When Stevie went to bed there was no wind. He left me the instruction that if wind came I had to put up the sail. I expressed my fear, but was kindly reminded that we most likely did not have enough fuel to motor all the way, so we must use the wind. By 2am there was a steady 11 knots of wind on the side, so after a little encouragement from myself, the sail is up. I have been petrified since. My legs have turned to jelly, there have been a couple of tears and I think the realisation of this morning’s events have finally kicked in, plus thorough exhaustion. On the plus side, there are beautiful stars in the sky and all signs of weather fronts and fork lightening have gone.  Needless to say, my wishes when I saw a shooting star have now changed. 70 hours down and only 36 hours to go. I have never so much looked forward to safely dropping the anchor, drinking a full bottle of wine, having lots of cuddles and sleeping forever!

9.11.12 – midnight – 4am
Today we were talking to some other boats on the radio who have been discussing our little event yesterday. They are friends of the Aussies we met in La Linea, and they want to meet up for a beer and hear our story tomorrow when we arrive. I am not allowing myself to consider or think about what actually happened until then, as it is not benefiting me just now.

So, I am keeping my thoughts positive throughout my watch – such as how many bars of chocolate can I eat in 4 hours? Today was a beautiful day, sun in the sky and nice smooth wind on our side. It has been nice to sail properly, and today is much more like what I signed up for. Little Ben hasn’t been around today. I think all of his chirping and tweeting yesterday was a big thank you and farewell to us. Good luck Ben, it was nice having you.

Much more like it weather wise

With only 10 hours to go, I think this may be my last watch of the adventure. All in all, I have really enjoyed myself. Obviously yesterday’s event has been a bit of a shock, but it hasn’t put me off sailing, if anything it has taught me a lot about what to expect, and more importantly what to do, and has also confirmed that we have a good solid boat. Exhaustion and trouble getting to sleep on my 4 hours off are taking their toll. I am really glad to be arriving tomorrow. We definitely are getting crew for the Atlantic crossing, so that we can get a proper rest.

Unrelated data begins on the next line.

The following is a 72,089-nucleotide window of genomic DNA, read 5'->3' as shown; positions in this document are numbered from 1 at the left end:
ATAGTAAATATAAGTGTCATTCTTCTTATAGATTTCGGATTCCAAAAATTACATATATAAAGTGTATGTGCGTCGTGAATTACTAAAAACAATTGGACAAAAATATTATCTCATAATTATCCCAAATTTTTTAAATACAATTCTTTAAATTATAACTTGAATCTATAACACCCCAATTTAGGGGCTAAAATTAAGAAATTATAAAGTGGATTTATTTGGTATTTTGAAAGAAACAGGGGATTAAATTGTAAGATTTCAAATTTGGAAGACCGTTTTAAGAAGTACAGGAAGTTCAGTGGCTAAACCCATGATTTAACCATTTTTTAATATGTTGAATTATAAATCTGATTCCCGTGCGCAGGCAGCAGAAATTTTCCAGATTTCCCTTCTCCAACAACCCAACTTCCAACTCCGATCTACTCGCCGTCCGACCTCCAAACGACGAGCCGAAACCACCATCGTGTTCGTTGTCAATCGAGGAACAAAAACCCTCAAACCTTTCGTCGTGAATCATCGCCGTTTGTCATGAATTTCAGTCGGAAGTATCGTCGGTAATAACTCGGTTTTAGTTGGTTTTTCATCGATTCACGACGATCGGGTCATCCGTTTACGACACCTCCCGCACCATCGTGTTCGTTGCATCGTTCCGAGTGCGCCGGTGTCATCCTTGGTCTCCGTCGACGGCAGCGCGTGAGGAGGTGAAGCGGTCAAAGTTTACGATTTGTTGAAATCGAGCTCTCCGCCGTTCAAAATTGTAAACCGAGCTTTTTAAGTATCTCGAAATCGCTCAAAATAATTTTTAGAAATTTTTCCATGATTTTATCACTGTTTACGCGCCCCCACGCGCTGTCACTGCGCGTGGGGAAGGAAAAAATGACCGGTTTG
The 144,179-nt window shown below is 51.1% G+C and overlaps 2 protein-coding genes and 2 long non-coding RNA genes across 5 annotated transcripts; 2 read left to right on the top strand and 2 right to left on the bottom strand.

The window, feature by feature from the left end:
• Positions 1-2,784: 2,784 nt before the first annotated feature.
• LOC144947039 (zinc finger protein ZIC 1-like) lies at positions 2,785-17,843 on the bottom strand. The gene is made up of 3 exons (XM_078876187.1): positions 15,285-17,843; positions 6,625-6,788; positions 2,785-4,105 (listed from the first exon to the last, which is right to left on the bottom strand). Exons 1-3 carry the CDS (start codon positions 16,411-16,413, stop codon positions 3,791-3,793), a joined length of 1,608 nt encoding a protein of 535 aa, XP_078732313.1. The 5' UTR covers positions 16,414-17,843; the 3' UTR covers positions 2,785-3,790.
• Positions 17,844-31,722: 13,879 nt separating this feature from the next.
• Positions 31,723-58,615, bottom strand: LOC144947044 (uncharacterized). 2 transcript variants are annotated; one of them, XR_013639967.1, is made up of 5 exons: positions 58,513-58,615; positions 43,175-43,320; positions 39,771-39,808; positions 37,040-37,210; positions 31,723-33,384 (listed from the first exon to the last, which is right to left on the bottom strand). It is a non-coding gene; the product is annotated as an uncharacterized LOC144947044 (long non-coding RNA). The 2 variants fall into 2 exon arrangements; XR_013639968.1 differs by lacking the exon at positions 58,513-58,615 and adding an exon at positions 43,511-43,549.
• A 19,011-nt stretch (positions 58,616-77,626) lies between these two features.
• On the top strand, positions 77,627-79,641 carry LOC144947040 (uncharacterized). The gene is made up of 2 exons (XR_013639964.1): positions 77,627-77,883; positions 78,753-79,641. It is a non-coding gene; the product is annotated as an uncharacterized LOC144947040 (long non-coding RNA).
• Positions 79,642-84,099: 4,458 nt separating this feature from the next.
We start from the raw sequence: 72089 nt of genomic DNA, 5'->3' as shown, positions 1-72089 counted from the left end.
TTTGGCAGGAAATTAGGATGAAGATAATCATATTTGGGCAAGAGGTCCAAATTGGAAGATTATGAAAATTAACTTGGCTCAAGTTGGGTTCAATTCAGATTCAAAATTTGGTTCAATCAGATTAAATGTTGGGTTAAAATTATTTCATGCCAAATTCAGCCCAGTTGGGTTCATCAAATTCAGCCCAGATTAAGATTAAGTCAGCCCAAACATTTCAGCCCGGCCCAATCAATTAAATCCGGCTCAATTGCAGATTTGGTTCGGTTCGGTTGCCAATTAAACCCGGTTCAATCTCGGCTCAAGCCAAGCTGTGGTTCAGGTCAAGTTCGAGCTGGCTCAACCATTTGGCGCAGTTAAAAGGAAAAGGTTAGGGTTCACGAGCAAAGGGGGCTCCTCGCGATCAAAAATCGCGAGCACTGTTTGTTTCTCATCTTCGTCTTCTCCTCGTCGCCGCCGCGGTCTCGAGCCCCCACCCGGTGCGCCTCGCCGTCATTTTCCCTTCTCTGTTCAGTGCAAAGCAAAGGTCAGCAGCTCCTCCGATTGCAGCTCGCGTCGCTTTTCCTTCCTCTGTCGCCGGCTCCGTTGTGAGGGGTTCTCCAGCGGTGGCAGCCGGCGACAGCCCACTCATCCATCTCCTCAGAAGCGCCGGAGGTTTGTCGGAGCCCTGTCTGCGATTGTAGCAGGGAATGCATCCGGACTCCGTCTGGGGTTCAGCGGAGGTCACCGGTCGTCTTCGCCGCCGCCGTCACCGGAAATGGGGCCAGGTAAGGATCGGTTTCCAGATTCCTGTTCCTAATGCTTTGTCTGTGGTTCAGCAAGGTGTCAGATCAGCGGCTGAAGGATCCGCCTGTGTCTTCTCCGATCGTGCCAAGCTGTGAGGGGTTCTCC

Never lost our sense of humor as we pulled out our party hats when overtaking another yacht
Beautiful sunset as we passed by another yacht
9.11.12 – 6pm
We have decided to come to a marina at the south of Lanzarote, as other boats were reporting that the anchorages were really rolly. I was happy that we decided to go to land, and when I first stepped off the boat, I went down on my knees and kissed the ground (well the pontoon)!! Relief – time for some beers and a good sleep. Stevie has been told that if I don’t waken tomorrow – not to bother wakening me as I love and have missed a good sleep!

I hope my stories haven’t been too long winded, and please don’t worry too much about us – it’s all part of the adventure. Stevie was unsure that we should tell you all at home about the knock down in case it worried everyone, but apparently it only happens to all sailors once in a lifetime, so I am positive we will be fine from now on. Big hugs to you all, lots of love Nicola xx

Sunday, 28 October 2012

Lifting out!

I've not updated the blog for a while, we had a mad dash back from Mallorca to Gibraltar, stopping at Ibiza ,Torrivieja & Mar Menor on the way back, as per usual with the med it was almost all motoring.

We were hoping to change the rudder bearings, one backstay chainplate and a wheel bearing, while adding a spinnaker pole on a track and a rigid boom vang.

As usual with boats things have not went quite to plan, we have much of the work done and are in the process of addding a few extras, while patiently watching the weather for the trip to the canaries.

Many boats are in limbo at the moment due to unseasonably bad weather and winds from the wrong direction.

So we had the boat lifted out to do the rudder bearings and a coat of anti foul, while renewing the bearings we found some play in the rudder between the stock and the rudder itself, which involved cutting some holes in the rudder to repair. then the hot water tank decided to burst, I suppose better now than mid atlantic.

So far we have renewed the backstay chainplates, the rudder bearings, wheel bearing, jib furling line and a few other things, still on the to do list are davits for the dinghy, the spinnaker pole and a rigid boom vang , the last two are in transit and have been for silly amounts of time, could be an issue soon.

Some pics.
Boat in travellift

About to be cradeled

Now this would explain some loss in speed! A large bag like they use in builders.

New paint going on!

Wow a real - large bed, first in six months!

How many Socts, English and South Africans does it take to change a rudder bearing?

Filling in the rudder after the rods were welded.

Doing some pre Atlantic stocking up!

Nic gets her essentials, Chateau du cardboard, well at 1 Euro per liter it can't be bad.

Just when you thought you had enough work, along comes more!
The water ain't supposed to be coming out of this hole!